What is Foolsaurus?

It's a glossary of investing terms edited and maintained by our analysts, writers and YOU, our Foolish community. Get Started Now!


Paid-in Capital Accounting Options

Original post by Matt Petryni of Demand Media

In accounting practice, a company is started when one of its investors pays in capital, either in exchange for stock, in the case of a corporation, or as a part of the company's operating agreement in other business structures. There are several ways to account for the investment of capital, and choosing the right method depends on state laws and the nature of the company's relationship with its investors.

Contents

Sales of Common Stock at Par

One option for recording paid-in capital is a sale of common stock at its par value. For bookkeeping purposes, businesses are generally required to assign an arbitrary per share value to the stock it issues. When shares are sold at this value, the business records the receipt of cash in its asset ledger and credits the common stock account under shareholder's equity. This method may only be used for companies that are organized as corporations, and issue common stock. It is not appropriate if the company received more from a shareholder than the par value would indicate.

In most cases, businesses do not sell their stock at its par value. The price of a share in the company can vary considerably, depending on the arrangement they have with an individual investor. Nonetheless, the business must account for the sale of common stock as if it was sold at par and record any remaining value collected from a shareholder as additional paid-in capital, or paid-in capital in excess of par value. The business only uses this accounting option if required by state laws to account for common and preferred stock at par value, and if the actual shares are sold not at the recorded par value but at whatever price is deemed appropriate by the companies and its investors.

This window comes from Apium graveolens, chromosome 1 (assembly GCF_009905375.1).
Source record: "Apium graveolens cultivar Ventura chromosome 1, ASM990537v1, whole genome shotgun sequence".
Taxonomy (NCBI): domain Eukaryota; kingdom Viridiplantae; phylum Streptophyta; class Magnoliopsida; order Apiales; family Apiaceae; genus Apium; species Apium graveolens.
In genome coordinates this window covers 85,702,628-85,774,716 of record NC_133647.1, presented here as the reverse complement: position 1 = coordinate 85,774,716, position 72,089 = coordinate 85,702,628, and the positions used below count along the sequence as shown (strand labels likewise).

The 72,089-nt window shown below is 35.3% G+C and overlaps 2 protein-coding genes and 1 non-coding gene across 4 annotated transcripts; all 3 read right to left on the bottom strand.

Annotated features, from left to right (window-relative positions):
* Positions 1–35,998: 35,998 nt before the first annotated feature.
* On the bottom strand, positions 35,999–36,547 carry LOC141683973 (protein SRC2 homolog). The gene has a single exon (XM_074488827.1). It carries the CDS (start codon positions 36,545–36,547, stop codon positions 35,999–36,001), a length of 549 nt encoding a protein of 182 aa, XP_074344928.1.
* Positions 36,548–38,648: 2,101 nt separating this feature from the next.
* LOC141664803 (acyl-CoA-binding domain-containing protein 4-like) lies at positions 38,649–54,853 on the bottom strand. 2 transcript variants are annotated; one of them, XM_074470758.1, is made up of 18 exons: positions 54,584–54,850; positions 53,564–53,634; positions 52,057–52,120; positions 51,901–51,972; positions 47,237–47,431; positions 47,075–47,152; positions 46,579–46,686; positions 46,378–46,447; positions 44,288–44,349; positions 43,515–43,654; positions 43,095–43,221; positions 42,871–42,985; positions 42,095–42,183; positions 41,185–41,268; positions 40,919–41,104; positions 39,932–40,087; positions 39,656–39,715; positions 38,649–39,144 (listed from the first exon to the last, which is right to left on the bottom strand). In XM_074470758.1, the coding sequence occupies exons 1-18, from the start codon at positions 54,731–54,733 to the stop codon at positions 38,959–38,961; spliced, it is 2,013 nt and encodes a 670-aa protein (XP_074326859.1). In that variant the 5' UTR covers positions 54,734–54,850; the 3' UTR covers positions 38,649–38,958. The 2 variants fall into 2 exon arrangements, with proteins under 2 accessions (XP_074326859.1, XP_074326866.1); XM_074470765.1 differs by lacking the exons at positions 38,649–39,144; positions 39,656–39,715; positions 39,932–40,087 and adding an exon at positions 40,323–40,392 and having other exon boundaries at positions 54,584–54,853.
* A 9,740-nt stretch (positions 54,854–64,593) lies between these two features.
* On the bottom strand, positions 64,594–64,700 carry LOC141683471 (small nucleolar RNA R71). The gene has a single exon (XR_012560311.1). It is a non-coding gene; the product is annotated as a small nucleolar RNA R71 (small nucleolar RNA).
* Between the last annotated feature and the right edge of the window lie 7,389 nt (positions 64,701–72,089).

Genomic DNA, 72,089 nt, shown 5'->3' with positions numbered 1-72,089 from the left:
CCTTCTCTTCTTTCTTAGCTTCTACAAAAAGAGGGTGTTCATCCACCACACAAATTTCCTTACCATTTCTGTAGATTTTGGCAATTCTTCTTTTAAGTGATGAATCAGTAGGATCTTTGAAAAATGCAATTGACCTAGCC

Selling Stock for Non-Cash Benefits

While most businesses receive investments from their shareholders in the form of cash, they do have the option of issuing stock in exchange for assets, services or materials that they would otherwise have to purchase with the company's capital. In these cases too, the business will account for the sale of stock at par value and account for any value received in excess of par as additional paid-in capital.

It's also possible for businesses to account for paid-in capital that is not issued in exchange for stock. In the case of corporations that do issue stock, the company credits this kind of transaction to the additional paid-in capital account and does not record any changes to its various stock accounts. Partnerships and other businesses not organized as corporations do not record paid-in capital in stock accounts at all. Instead, the business credits the equity account of the individual investor or partner buying into the company, and debits an investor's withdrawal accounts when he or she takes pulls money out of the partnership for personal use.


                   

Resources

References

About the Author

Matt Petryni has been writing since 2007. He was the environmental issues columnist at the "Oregon Daily Emerald" and has experience in environmental and land-use planning. Petryni holds a Bachelor of Science of planning, public policy and management from the University of Oregon.


Advertisement